ENVIRONMENT POLITICS-“Let the sunshine in” is in reference to our California State Sunshine laws. It is what guides the public process.
The City of Los Angeles has to follow them; Neighborhood Councils have to follow them. In this case, I am referencing the Brown Act. What I am asking for in this article is more transparency in the process of passing an important bill that should be circulated statewide before it goes to the Governor for his signature.
In February 2019, my State Senator, Henry Stern, introduced Senate Bill 633, legislation that is site specific to the Santa Susana Field Laboratory. It was coauthored by Assembly member Jesse Gabriel and Assembly member Christy Smith.
This is the language that existed on February 22, 2019:
“An act to amend the heading of Article 5.5 (commencing with Section 25359.20) of Chapter 6.8 of Division 20 of, and to add Section 25359.21 to, the Health and Safety Code, relating to hazardous materials.
LEGISLATIVE COUNSEL'S DIGEST
SB 633, as introduced, Stern. Santa Susana Field Laboratory: monitoring program.
Existing law authorizes the Department of Toxic Substances Control to compel a responsible party or parties to take or pay for appropriate removal or remediation action, as prescribed, necessary to protect public health and safety and the environment at the Santa Susana Field Laboratory site in the County Ventura. Existing law prohibits the sale, lease, sublease, or other transfer of any land presently or formerly occupied by the Santa Susana Field Laboratory unless the Director of Toxic Substances Control certifies that the land has undergone complete remediation pursuant to specified protective standards.
This bill would require the Office of Environmental Health Hazard Assessment, on or before July 1, 2020, in coordination with specified entities, to develop and implement a monitoring program to collect data on contaminants from the Santa Susana Field Laboratory that could migrate to and pollute surrounding areas.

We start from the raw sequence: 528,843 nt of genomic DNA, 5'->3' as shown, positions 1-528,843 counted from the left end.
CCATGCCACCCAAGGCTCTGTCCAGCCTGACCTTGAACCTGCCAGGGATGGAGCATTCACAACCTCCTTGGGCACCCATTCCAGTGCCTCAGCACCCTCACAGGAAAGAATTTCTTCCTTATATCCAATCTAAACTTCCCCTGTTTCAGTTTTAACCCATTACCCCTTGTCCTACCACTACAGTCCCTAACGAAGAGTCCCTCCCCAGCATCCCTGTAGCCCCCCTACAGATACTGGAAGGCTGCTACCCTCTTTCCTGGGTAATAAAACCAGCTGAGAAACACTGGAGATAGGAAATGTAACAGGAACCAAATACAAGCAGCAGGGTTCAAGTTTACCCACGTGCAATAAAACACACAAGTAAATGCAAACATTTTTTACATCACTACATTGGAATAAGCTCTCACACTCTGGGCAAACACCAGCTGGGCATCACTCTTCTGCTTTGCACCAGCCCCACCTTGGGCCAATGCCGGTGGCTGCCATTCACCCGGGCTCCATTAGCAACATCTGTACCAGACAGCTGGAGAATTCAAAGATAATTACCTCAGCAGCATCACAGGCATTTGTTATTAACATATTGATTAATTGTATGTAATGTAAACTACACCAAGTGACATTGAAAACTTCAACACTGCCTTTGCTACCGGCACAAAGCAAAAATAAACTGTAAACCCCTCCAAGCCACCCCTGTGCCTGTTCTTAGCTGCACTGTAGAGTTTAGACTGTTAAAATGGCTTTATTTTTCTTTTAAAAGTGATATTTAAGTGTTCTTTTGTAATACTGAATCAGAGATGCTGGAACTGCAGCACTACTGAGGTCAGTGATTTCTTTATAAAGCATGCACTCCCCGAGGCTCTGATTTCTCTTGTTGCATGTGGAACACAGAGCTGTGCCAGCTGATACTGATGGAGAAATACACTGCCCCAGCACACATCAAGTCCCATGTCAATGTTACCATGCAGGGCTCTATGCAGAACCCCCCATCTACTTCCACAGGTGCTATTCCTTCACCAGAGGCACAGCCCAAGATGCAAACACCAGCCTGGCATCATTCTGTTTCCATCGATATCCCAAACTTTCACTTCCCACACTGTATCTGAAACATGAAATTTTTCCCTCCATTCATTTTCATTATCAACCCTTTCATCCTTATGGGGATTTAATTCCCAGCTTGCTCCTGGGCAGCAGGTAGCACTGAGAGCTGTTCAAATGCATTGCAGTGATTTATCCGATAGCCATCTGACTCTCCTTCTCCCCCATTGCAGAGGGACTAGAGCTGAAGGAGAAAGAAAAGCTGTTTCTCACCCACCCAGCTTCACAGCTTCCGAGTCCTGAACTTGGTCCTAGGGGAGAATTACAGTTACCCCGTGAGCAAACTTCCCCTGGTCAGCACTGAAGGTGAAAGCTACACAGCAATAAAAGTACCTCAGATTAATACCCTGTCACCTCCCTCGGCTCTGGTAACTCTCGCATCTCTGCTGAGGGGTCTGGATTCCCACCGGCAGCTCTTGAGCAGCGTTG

Vote: majority Appropriation: no Fiscal Committee: yes Local Program: no
THE PEOPLE OF THE STATE OF CALIFORNIA DO ENACT AS FOLLOWS:
The heading of Article 5.5 (commencing with Section 25359.20) of Chapter 6.8 of Division 20 of the Health and Safety Code is amended to read:
Article 5.5. Cleanup of Santa Susana Field Laboratory
Section 25359.21 is added to the Health and Safety Code, to read:
On or before July 1 2020, the Office of Environmental Health Hazard Assessment, in coordination with the State Water Resources Control Board, relevant regional water boards, the South Coast Air Quality Management District, and the department, shall develop and implement a monitoring program to collect data on contaminants from the Santa Susana Field Laboratory that could migrate to and pollute surrounding areas.”
This bill, as it states above, has two parts and it leads the reader to believe that Article 5.5 of Chapter 6.8 of Division 20 of the Health and Safety Code is the existing State law. However, that is no longer the case. Article 5.5 of Chapter 6.8 of the Health and Safety Code was the Cleanup of the Santa Susana Field Laboratory, originating with Senate Bill 990 (Kuehl) in 2007: “SB-990 Hazardous waste: Santa Susana Field Laboratory (2007-2008).”